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Jim Krause | Classes | P351 Video Field & Post Production

Week 9


  • Review Midterm
  • Intro to Storytelling / story structure
  • Review scripts & treatments
  • Production tips

Announcements/Reality Check:

  • No Lab this week - So you can work on Art Videos
  • Lab next week (after Spring Break)
    • Watch Art Videos
    • Pitch Drama/Storytelling or ALT video projects - We're pitching story ideas next week in lab.

Review Midterm

Storytelling Projects (or ALT Video Projects)------------------------------


  • For those who want to work on a narrative, group project: Turn in a proposal and treatment (not a script) and pitch a story in lab next week. We'll share story ideas and vote on a few to produce in each lab.
  • Once stories and groups are determined, the group should refine the story/treatment as needed. and then create a shooting script (group grade).
  • Once stories are fine-tuned, groups should secure talent, locations and props.
  • Every group member is expected to turn in their own edit. However, you can make a case for a single edit is you tell me in advance your plan for how you will collaborate on a shared edit.

This is a perfect project to try our your cinematic creativity. Think creative lighting and camera.

The Black Hole - short film with 1 actor and no dialog. Karma comes into play.

Keep your storytelling projects simple, short & sweet! It's better to have 4 minutes of gold than 10 minutes of yuck. It's better to work with just a few actors than many.

What are the elements of a good story?

Classic storytelling themes have been re-told countless times:

  • Lovers who can't be together
  • A lost dog or person trying to get home
  • A boy battling a giant

Trying to obtain a goal and the conflict characters encounter trying to reach it are the essential ingredients to storytelling.

  • Romes & Juliet - They were from feuding families, which prevented them from realizing their love.
  • Incredible Journey - 2 dogs and a cat are lost hundreds of miles from home. They face all kinds of dangers as they try to get home.
  • In Jack & the Beanstalk a small boy uses wit not strength to beat the giant.

Conflict by itself (unexplained) is pointless. Two people fighting without any idea as to their character or motivation is pointless and has meaningless violence.

A one-way vector up or down does NOT make a good story as there is no opposing force or conflict. Here are a few examples:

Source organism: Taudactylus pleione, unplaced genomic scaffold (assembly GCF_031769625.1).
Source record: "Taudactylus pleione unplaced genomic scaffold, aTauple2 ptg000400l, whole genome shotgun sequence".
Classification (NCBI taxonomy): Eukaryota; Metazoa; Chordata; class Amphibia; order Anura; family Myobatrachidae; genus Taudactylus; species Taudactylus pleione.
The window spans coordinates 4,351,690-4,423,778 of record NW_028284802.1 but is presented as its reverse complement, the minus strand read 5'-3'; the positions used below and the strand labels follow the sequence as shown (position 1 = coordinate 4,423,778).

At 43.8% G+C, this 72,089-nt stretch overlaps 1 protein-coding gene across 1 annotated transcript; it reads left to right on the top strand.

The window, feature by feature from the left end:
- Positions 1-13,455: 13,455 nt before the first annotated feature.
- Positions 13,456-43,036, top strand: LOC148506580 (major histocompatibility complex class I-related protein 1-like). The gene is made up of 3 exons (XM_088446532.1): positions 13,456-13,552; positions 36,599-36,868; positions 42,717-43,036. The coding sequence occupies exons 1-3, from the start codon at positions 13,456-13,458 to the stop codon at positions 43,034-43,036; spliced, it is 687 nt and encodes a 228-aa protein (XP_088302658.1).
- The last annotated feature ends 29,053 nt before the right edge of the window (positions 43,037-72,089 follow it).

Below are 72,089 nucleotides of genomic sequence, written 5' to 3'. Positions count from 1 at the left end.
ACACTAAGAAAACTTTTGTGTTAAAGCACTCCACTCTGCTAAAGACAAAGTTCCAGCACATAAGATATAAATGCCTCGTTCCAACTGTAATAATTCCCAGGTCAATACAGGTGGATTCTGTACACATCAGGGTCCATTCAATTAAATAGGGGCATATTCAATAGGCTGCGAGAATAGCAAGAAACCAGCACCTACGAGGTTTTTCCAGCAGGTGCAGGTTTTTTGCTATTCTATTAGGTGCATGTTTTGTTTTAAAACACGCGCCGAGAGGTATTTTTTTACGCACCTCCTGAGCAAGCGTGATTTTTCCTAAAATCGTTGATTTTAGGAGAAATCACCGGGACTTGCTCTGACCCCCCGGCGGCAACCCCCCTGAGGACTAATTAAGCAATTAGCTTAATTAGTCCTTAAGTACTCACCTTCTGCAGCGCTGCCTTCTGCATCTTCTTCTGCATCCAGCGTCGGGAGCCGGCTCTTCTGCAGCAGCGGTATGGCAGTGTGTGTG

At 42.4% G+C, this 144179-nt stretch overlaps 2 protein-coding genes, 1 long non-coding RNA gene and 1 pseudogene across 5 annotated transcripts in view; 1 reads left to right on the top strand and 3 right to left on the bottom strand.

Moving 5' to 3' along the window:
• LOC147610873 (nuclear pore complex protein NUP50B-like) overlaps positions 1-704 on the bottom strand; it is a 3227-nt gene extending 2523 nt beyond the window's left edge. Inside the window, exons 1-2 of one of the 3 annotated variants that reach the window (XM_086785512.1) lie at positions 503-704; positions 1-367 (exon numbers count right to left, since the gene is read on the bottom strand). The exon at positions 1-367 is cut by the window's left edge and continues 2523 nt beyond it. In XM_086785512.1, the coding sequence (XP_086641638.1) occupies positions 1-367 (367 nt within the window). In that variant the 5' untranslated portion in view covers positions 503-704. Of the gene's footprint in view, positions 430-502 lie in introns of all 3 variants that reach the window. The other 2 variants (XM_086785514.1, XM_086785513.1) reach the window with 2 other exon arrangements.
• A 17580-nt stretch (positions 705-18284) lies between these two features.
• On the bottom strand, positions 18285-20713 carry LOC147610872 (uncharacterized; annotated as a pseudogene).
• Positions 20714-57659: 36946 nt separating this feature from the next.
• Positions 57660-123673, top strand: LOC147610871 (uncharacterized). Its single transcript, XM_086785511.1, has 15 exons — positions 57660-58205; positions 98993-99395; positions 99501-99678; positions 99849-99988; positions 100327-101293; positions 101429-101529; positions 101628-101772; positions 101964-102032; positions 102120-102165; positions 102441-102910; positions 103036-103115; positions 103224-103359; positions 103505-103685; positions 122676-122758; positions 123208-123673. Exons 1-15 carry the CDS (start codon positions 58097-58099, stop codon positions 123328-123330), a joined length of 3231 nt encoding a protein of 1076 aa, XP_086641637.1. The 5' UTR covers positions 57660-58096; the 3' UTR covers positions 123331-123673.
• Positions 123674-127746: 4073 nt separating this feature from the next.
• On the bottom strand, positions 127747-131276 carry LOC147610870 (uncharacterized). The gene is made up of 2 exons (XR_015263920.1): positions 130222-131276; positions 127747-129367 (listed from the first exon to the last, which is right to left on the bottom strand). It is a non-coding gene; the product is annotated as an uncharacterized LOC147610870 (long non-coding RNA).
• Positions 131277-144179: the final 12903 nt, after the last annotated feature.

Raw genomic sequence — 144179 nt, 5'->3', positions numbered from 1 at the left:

#1 - A person wins the lottery - Just having something good happen does not make a good story. But what if it happened to a Buddhist monk, who rid himself of all wordly possessions?

#2 - Slow decline to suicide - Say you have someone who is depressed because their boyfriend/girlfriend died. The slow decline down to being suicidal is also a bad story, as there is no opposing force (conflict) or a goal, just a draw to the darkness. However the introduction of an countering force (E.g. hungry puppy who shows up) might be enough to bring about a re-appreciation of the value of life.

Stories have a beginning, middle and end. Generally speaking we are introduced to the character and to the essential conflict in the beginning. We build up to the key/final conflict, and then we have resolution (happy or sad). If you don't have an ending or resolve it in some way you are not telling a good story.

An interesting scenario is NOT a story. (a man wakes up in a rowboat, in the middle of a lake.....) Once you introduce the main character and his/her goal and conflict, you need to resolve it.

Stories don't have to revolve around a person or an animal. A former student wrote one about a pen. It started on a close-up of the pen hanging in the bookstore. A hand picked up the pen and purchased it. The pen was then passed around to different people and used to solve mathematical equations, create art, write papers, and pen love letters. In the end the pen was tossed into the trash. It was a bit sad, but there was another pen in there as well- and they ended up rolling up next to each other.